Church fields questions on Dream City project

PromiseLand West Bible Church's executive pastor, Michael Heflin, offered new details about the planned Dream City project and attempted to answer neighbors' questions.

Flanked by engineers and the project's lawyer, Heflin addressed more than 90 people at the Jan. 11 Oak Hill Association of Neighborhoods meeting at the West Rural Community Center.

"This gives us an opportunity to be able to look at each other face-to-face. You can ask some questions as we go and hear firsthand from the church [about] what we're doing, what we're building and what's in our hearts," he began.

Heflin walked the audience through a brief slideshow presentation, stopping throughout to field questions or pass the microphone to church consultants.

The at-times contentious two-hour meeting was the church's first public forum since the City of Austin approved the site plan application Oct. 12. Neighborhood association officials have accused the church of having no significant communication with residents during the 2011 site plan application process.

At one point, Heflin called for everyone to take a deep breath. One man accused the church of shoving the project down the neighborhoods' throats before getting up and leaving the room.

Plan overview

PromiseLand West is a nondenominational Christian church of roughly 1,200 attendants that meets weekly at Westlake High School's performing arts center.

Dream City is an 11-acre facility zoned for religious assembly land use on 68 acres off of Hwy. 71.

Plans call for a roughly 68,000-square-foot multipurpose building with a sanctuary, educational features and offices.

A chapel is planned for a later phase; Heflin said the church does not yet have the funds to build it.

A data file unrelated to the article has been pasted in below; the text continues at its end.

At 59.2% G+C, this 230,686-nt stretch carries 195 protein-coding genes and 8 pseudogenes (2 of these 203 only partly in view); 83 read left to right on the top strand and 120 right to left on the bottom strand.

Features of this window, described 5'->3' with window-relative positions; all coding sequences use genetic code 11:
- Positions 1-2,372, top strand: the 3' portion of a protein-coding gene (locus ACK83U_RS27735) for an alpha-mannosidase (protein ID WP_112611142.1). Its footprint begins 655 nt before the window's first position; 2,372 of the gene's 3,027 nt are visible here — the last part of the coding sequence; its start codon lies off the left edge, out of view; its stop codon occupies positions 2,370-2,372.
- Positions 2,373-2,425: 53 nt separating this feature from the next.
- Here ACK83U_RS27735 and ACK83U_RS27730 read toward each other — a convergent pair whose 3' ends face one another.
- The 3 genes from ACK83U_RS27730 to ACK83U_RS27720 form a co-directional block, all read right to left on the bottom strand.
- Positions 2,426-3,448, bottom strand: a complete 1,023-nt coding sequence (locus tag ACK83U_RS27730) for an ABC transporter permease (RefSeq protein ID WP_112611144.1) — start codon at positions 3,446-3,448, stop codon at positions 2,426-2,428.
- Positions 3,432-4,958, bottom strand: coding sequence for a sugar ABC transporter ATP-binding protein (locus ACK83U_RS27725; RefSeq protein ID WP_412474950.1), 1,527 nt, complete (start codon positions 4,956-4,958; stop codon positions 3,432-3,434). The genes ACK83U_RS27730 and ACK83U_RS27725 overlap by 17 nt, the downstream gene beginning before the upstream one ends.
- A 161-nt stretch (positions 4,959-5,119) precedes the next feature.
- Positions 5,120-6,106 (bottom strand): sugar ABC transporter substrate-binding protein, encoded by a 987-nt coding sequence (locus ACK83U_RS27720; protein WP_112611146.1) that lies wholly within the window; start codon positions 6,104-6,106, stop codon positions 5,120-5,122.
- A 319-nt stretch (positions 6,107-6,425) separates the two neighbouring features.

Plans also call for an outdoor amphitheater with 750 fixed seats and 250 portable seats. The number of people that may fit on supplementary lawn seating is unclear. Neighborhood associations have said that they do not mind the church being built, but they strongly oppose the amphitheater.

The site is expected to have 400 parking spaces. It is close to the neighborhoods of Covered Bridge, Hill Country Estates and Westview Estates and is in the greater Oak Hill area.

Current status

Earlier in the week, Heflin said workers were extending a city water main across the street to reach the site.

At the meeting, he added that contractors were going to hang steel for the multipurpose building within a week or two.

Heflin said the amphitheater's progress trailed the multipurpose building but that both should be finished about the same time.


Project attorney Steve Metcalfe, of Metcalfe, Wolff, Stuart and Williams LLP, said the church conducted traffic improvement analyses in front of the site and for nearby intersections, including the Y at Oak Hill.

HDR Traffic Engineer Kathy Smith said the studies looked at peak afternoon weekday commuting hours and church peak hours on Sundays.

Metcalfe said that the Texas Department of Transportation plans to add a center turn lane and right-turn deceleration lane to Hwy. 71 in the first half of 2013. He said the project is fully funded and is expected to be contracted out.

"Given TxDOT's goal of moving traffic on roads, they don't envision a traffic light [at the church entrance]," he said. "We would love to have a traffic light there."

Metcalfe said that the church planned to look into park-and-ride options for the Travis County Annex and the Oak HIll Plaza shopping center. He added that the church also plans to have law enforcement officers working during church events.

Audience members commented that Oak Hill traffic "had no peak time" and raised concerns about cut-through traffic in Covered Bridge and how quickly TxDOT would build the road improvements.

Amphitheater capacity and use

The number of visitors who can fit in the amphitheater's lawn area varies depending on the source.

A city document that was part of the site plan application estimates about 1,000 seats and another 1,500 on the lawn, totaling 2,500 people.

The church's restrictive covenant allows for an "approximately 3,500-seat outdoor amphitheater."